A Ohio police chief retired immediately after he was placed under investigation for leaving a racially intimidating note on the desk of a Black police officer.
Sheffield Lake Police Chief Anthony Campo retired from the department on June 29 after he became the subject of an internal investigation for leaving a note containing the words “Ku Klux Klan” on the desk of Black officer. Campo had been with the department in the Cleveland suburb for 33 years and served as chief for eight.
Footage from June 25 shows Campo leaving the note on the officer’s coat in the booking room.
Campo displayed a jacket intended to look like the robes worn by KKK members, placed the KKK sign on the jacket then waited for the officer to walk in and see the display. The surveillance camera captured the Black officer read the offensive message and laugh. Other officers can also be seen walking by reading the note.
Mayor Dennis Bring said he became aware of the note on June 30, when law director David Graves informed him of a “real bad” complaint from the police union.
“I just looked at it and said, what’s this all about?” the mayor told The Morning Journal. “And he goes, ‘you aren’t even going to believe this.'”
The complaint said that Campo had retrieved the note from the copy machine, then walked over and put it on the officer’s desk.
“It said Ku Klux Klan on the back,” Bring said. “I don’t know how much more offensive you can possibly get.” According to Bring, Campo believes the note is just a joke and doesn’t understand why people are upset, but the Black officer was clearly made to feel uncomfortable by the note.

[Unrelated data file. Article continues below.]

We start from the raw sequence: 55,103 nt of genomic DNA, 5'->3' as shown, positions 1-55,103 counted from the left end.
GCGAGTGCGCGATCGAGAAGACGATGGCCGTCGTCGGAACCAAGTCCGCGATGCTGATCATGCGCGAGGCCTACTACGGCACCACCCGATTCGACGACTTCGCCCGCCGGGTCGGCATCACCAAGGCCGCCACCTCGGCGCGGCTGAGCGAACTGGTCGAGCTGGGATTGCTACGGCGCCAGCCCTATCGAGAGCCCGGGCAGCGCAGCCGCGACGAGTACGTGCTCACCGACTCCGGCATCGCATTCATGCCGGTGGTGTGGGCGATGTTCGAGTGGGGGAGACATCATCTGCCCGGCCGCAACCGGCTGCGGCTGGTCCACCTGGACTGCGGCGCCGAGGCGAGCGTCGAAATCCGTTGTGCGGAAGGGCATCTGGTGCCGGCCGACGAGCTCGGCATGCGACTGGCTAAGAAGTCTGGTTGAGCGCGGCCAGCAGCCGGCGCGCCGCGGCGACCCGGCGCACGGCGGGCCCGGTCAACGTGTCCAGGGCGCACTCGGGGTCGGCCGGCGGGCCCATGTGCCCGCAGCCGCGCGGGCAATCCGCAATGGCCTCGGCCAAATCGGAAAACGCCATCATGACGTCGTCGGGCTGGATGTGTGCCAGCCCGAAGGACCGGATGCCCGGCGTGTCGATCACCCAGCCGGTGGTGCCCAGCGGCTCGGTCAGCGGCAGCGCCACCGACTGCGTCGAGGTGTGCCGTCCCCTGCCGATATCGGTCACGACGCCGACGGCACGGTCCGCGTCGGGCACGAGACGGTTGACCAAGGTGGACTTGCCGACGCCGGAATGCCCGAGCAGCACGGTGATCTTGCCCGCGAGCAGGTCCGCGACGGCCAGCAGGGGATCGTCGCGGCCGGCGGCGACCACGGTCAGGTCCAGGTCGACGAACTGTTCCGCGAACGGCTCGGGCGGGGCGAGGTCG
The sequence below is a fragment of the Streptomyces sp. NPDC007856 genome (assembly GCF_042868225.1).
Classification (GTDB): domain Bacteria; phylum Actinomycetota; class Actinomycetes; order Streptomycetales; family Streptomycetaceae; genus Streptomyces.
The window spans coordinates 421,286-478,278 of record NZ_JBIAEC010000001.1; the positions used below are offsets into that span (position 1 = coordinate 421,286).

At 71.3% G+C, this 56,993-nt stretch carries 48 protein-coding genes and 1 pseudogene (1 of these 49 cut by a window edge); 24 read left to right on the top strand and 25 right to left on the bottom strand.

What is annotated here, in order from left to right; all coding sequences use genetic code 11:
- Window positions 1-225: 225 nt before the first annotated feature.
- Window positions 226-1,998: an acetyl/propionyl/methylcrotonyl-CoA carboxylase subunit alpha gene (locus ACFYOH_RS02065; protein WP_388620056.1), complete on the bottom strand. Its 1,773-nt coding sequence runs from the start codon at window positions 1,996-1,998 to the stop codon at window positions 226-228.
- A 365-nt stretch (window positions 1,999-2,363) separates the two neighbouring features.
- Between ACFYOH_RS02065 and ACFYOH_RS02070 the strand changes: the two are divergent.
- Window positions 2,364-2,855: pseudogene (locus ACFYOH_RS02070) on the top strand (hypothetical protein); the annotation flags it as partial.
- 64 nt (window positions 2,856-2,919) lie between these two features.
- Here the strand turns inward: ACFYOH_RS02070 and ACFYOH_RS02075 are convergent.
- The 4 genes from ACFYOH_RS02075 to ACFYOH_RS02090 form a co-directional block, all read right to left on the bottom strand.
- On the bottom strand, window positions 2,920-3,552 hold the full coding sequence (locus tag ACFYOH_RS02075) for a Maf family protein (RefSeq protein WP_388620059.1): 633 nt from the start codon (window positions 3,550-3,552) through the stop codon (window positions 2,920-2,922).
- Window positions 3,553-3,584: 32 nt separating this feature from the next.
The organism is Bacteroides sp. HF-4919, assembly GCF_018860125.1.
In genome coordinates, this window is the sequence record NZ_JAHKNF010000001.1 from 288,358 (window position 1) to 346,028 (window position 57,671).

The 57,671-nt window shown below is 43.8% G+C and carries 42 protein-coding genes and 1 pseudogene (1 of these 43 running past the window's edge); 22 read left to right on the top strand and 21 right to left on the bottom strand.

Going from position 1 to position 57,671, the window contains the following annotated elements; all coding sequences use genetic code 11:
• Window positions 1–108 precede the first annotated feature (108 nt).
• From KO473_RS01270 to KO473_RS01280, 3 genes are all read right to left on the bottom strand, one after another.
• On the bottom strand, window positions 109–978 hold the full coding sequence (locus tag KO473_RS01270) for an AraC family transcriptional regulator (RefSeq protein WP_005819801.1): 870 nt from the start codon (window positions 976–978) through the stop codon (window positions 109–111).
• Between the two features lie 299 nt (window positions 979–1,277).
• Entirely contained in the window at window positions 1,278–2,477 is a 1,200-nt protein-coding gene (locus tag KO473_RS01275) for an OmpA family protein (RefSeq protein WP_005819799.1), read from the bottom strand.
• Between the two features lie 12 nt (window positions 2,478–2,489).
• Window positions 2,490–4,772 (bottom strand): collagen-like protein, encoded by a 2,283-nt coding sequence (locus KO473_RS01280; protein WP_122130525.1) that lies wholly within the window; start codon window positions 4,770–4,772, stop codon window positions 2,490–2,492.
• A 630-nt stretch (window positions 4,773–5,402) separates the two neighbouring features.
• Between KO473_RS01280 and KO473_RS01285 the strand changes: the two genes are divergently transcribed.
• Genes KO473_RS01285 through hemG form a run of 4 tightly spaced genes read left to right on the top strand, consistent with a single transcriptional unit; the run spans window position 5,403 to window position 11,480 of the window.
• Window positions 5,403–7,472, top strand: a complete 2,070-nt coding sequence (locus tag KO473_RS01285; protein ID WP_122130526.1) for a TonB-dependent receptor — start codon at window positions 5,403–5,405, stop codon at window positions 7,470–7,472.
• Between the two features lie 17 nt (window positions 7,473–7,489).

“How can you possibly think that you can put something on somebody’s jacket like that, and especially if they were African-American, and think this is a joke? This is the most egregious and offensive thing you could possibly do. And it’s embarrassing and disgusting.”
Bring took steps right away to place Campo on leave and had plans to terminate him. When Campo learned of the harassment complaint against him, he said, “So am I fired?” and began to type his resignation letter.
“He says, ‘This is what I get up to 30 years,'” the mayor said. “I said what you’re going to get is 10 minutes to get out of your office.”
Bring ultimately allowed Campo to submit his retirement papers. Officials are looking through the chief’s computer to see if there is anything else of concern on the device. Bring apologized to city staff and had a conversation with the Black officer who was the recipient of the note. The officer expressed a desire to stay with the department and said that the laugh he let out upon seeing the note was a gut reaction.
The Black officer has been with the department for less than a year. He has since retained an attorney, and Bring said he would back the officer if he decides to take further action against Campo.
Campo said the note was meant to be funny. “That’s all it was,” Campo said. “I had a joking back-and-forth banter with that officer since I hired him,” he said.
But Cleveland NAACP President James Hardiman believes the note is no laughing matter.
“It’s significant because it’s indicative of a much bigger problem. For a person in a position of responsibility to assume that he can get away with that, it’s tragic. Is this an isolated instance? Or, was this accepted protocol until he got caught?” James Hardiman told Fox8.